NIGMS's René Receives Mentoring Award
|Dr. Anthony René (r), NIGMS assistant director for referral and liaison, displays mentoring award with Dr. Clifton Poodry, NIGMS MORE division director.
As a student in the racially segregated South, Dr. Anthony René attended predominantly African-American schools. Prohibited from going to the local state college in his hometown
of Lake Charles, La., he attended Southern University, a historically black university in Baton Rouge. There, met one of his first mentors, who provided him with an opportunity to conduct research and encouraged him to pursue a Ph.D. in the sciences.
"I'm not sure I would have had the courage or confidence to go to graduate school without the direction and advice I received from my mentors," René said. "My parents received very limited schooling in rural Louisiana — even a college education was something beyond their imagination."
Today, as assistant director for referral and liaison at NIGMS, oversees
programs that offer internships, training and research support for high school, college, graduate students and postdoctoral fellows. A large part of his career focuses on recruiting underrepresented minorities into biomedical
and behavioral research careers.
"I was lucky to have had great mentors, and now I have an opportunity to 'pay back,'" he said.
René was recently honored for his "unparalleled commitment to fostering the success of underrepresented students in the sciences" by the Society for Advancement of Chicanos and Native Americans in Science (SACNAS). He was among three recipients of the society's 2006 Distinguished Awards, which recognize individuals who have dedicated themselves to science, education and mentoring. Renéaccepted the society's Distinguished Professional Mentor Award at a recent ceremony during the SACNAS national conference in Tampa.
Dr. Robert Pozos, a biology professor and director of two NIGMS Minority Opportunities in Research (MORE) programs at San Diego State University, was also among the honorees.
"I am delighted that a former NIGMS advisory council member and an NIGMS employee were recognized with awards for their lifelong contributions to mentoring," said Dr. Clifton Poodry, director of the MORE division. "Mentoring is key to improving diversity in the next generation of biomedical scientists."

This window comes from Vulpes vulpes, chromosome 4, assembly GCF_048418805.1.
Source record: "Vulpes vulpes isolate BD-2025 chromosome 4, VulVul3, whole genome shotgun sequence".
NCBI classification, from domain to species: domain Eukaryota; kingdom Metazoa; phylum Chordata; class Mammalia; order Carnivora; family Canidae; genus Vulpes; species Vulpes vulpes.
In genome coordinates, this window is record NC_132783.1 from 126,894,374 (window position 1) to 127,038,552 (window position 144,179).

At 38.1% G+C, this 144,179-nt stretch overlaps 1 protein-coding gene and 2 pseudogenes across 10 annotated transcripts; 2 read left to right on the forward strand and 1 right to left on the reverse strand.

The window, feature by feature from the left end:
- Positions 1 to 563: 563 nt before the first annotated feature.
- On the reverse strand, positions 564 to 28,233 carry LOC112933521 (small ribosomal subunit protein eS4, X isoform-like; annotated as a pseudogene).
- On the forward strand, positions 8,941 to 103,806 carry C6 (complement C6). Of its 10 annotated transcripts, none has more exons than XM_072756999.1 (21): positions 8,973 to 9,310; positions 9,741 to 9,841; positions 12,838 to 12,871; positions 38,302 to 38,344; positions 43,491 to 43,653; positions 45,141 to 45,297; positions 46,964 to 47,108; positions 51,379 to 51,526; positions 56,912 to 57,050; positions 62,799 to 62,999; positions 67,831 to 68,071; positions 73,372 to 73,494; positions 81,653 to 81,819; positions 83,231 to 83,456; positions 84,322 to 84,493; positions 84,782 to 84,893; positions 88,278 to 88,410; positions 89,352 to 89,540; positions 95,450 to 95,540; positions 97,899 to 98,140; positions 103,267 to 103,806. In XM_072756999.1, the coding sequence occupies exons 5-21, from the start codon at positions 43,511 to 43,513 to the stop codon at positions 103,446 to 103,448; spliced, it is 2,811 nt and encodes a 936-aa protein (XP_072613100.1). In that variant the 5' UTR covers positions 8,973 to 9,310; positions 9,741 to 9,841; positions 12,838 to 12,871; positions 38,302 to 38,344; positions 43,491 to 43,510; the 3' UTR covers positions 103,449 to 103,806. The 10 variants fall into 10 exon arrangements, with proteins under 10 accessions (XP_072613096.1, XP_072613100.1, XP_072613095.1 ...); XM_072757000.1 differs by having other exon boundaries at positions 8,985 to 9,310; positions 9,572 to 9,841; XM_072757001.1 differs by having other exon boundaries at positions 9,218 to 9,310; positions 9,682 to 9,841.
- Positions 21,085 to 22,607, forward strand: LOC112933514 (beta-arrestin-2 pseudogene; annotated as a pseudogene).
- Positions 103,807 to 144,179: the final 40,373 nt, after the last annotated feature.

NINDS Mourns Former Contracting Officer Denney
Patricia "Patty" Denney, a former contracting officer
in the Research and Development Contract Management Branch, NINDS, died Jan. 31 at age 58. She retired from NIH in September 2005 with 25 years of service.
As contracting officer, she was responsible for the negotiation and award of a significant number of research contract initiatives critical to the NINDS mission. Of note are a $25 million contract to establish an innovative translational research program to accelerate the development of a treatment for spinal muscular atrophy and a $15 million contract with Coriell Medical Research Institutes for the NINDS Human Genetics Resource Center.
A recent message posted on Coriell's web site acknowledges Denney's work on the contract. "Her hard work to lessen the burden of neurological disease is apparent in this repository which in part serves as a living memorial to her, and all people who have suffered from neurological illnesses," the message reads in part.
For more than 10 years, Denney also served as contracting officer for NINDS's scientific meeting and conference logistical support services contracts. These contracts, which have been in place since the early 1990s, are multi-million dollar awards. Services under these contracts support research meetings, conferences, workshops and data and safety monitoring board meetings sponsored annually by NINDS. Denney worked with the Small Business Administration and many small and disadvantaged business concerns to make sure they received a fair and equal opportunity to compete and receive contract awards for these services.